In a variation of an old theme, Jesse Ball suggests that we add a new duty to citizenship:
I propose that all citizens of the United States of America should serve a brief sentence of incarceration in our maximum-security penitentiaries. This service, which would occur for each person once in a decade, would help ensure that the quality of life within our prisons is sufficient for the keeping of human beings.
While this has been urged upon prosecutors and judges so they get an appreciation of what it means to cage a person for a period of time, Ball’s suggestion goes to a different purpose.
Just think, if everyone in the United States were to become, within a 10-year period, familiar with what it is like to be incarcerated, is there any question that the quality of our prisons would improve? It also follows that the skill and understanding of our juries might grow apace, as they would now know to what they were condemning those they condemn.
Putting aside the impracticalities of the idea, from inconvenience to lack of a sufficient number of cages, the idea has merit. No one has an appreciation of what imprisonment means until it touches their life.
And of course, while you are in prison serving your incarceration duty, your behavior will have to be perfect. If you were to fight with another inmate or rebuke a guard, your time might be extended, and that would go for everyone: peons, aristocrats, elected officials. All elected and appointed officials, judges, federal, state servants, members of the military, would participate in incarceration duty. There would be no putting it off.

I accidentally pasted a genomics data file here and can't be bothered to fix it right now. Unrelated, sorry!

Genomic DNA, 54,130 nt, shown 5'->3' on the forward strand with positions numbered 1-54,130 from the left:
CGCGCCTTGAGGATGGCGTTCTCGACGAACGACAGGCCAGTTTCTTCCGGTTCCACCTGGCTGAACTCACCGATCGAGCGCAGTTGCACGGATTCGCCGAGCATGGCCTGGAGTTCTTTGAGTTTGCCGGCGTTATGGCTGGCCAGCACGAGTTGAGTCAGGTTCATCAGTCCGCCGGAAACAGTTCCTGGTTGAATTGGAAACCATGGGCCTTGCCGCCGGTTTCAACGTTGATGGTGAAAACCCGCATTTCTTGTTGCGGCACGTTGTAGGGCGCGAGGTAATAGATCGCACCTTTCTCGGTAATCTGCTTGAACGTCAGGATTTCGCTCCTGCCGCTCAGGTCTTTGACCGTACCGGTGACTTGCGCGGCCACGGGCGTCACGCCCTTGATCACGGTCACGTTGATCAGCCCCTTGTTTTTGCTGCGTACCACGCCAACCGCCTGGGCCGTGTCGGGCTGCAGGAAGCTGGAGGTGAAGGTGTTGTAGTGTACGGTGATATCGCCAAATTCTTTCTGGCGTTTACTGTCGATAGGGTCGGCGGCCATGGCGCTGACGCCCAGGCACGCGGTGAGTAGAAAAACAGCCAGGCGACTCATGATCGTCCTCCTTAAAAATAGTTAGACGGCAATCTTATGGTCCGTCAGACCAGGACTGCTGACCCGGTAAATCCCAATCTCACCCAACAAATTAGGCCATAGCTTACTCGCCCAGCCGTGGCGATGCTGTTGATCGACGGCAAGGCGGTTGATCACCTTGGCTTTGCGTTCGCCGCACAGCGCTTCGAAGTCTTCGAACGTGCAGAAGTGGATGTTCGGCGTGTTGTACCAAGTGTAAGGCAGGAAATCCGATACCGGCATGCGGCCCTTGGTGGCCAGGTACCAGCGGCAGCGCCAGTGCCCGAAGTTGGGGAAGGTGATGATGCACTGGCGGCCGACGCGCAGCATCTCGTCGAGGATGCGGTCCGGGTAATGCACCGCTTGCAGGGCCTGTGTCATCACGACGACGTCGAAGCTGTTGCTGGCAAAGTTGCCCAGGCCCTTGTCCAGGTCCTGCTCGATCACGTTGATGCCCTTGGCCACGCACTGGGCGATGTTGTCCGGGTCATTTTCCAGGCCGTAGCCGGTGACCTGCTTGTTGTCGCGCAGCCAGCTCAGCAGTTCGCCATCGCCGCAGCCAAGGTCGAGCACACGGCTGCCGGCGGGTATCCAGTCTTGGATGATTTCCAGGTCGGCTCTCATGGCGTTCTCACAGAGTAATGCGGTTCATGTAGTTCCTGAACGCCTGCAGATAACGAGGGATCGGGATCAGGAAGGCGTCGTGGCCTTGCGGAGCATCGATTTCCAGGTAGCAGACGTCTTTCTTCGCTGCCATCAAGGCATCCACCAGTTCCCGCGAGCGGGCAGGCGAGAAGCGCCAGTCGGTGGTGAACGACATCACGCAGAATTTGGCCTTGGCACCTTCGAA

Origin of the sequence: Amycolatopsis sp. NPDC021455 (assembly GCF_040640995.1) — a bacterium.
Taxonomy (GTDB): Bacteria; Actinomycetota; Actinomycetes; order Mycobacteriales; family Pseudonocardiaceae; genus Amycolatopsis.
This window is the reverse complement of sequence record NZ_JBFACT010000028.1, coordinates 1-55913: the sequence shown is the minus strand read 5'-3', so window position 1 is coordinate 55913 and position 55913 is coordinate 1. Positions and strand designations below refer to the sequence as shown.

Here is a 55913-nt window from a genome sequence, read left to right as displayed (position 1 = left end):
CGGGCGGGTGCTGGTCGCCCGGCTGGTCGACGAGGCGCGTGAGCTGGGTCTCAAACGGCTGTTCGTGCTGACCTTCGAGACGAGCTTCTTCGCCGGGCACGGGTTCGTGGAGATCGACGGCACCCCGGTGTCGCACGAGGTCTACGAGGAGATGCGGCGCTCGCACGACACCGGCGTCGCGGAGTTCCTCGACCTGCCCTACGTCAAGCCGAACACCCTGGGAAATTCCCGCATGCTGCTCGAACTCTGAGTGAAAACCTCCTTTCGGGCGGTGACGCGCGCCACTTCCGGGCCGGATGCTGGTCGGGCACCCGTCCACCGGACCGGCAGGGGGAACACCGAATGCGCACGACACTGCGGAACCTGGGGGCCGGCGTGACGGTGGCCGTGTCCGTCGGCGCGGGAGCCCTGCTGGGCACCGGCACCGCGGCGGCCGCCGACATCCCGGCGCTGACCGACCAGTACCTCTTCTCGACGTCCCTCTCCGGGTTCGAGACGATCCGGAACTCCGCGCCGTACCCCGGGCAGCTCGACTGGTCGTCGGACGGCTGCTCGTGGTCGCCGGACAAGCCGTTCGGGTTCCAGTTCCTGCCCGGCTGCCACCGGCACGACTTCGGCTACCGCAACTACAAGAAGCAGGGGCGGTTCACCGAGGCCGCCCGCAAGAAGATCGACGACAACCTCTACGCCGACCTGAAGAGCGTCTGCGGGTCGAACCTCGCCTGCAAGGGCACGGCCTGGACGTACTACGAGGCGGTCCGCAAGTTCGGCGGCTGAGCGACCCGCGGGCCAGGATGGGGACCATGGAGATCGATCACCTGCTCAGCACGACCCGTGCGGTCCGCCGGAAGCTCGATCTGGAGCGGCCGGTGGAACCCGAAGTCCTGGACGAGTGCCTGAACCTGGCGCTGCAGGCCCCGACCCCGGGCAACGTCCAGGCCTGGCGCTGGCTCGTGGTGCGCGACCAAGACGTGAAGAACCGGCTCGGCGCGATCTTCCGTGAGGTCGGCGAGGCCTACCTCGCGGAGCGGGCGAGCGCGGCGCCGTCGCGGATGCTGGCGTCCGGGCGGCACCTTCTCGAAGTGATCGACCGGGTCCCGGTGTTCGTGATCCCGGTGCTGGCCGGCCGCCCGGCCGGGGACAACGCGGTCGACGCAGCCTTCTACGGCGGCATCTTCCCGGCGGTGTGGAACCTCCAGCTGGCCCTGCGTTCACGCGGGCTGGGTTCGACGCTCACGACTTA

Kinda sweet to think all the “important” people would have to suffer the indignities. Less sweet that you would too, but then, if the powerful are no more important than you, you are no less important than them.
So if this was feasible, would it accomplish it’s purpose? That’s where this quasi-Utopian scheme gets scary.
We must homogenize and justify our culture, and everyone must be availed of the opportunities that now only a subsection of our society enjoys. By that I mean: a visit to prison, and a set of coveralls.
I wonder, once all you citizens of the United States are passing in and out of prison on a regular basis, will the conditions there not seem singularly urgent? Just picture congressmen, priests, stock traders, truck drivers, people of every faith, color, description, all for once sharing in something.
There’s a sense about this reminscent of the “resistance” folks on the twitters that takes for granted that no one who experiences the world through their eyes can possibly feel differently than they do. It’s not just narcissistic, but delusionally myopic. The only explanation they have for not sharing their sensibilities is that people must not know about them, because if they did, they couldn’t possibly feel otherwise.
A visit to prison, even if compelled to wear coveralls, is still just a visit. The ‘loaf is repulsive, but the knowledge that there will be steak and caviar in a day or two will sustain you. It will be hard, like the first week of basic training, but if mindless compliance is good enough for our soldiers, can’t other citizens tough it out for a few days?
Rather than leave the pen with a sense of what it means to be incarcerated, I fear that many people, perhaps even most, will walk out saying to themselves, “that wasn’t very bad at all.” More importantly, it will solidify their believe that criminals (as opposed to citizens required to house with criminals until their return to the good life) deserve worse. Indeed, there’s a decent chance that many Americans will find that life in prison is better than their life on the outside.
While this will likely work with some, will it backfire with others? If it does, any hope of appreciation of the horrors of life in the prison system will not only be lost, but those inclined to wish misery on prisoners will enjoy the certainty of their “lived experience.”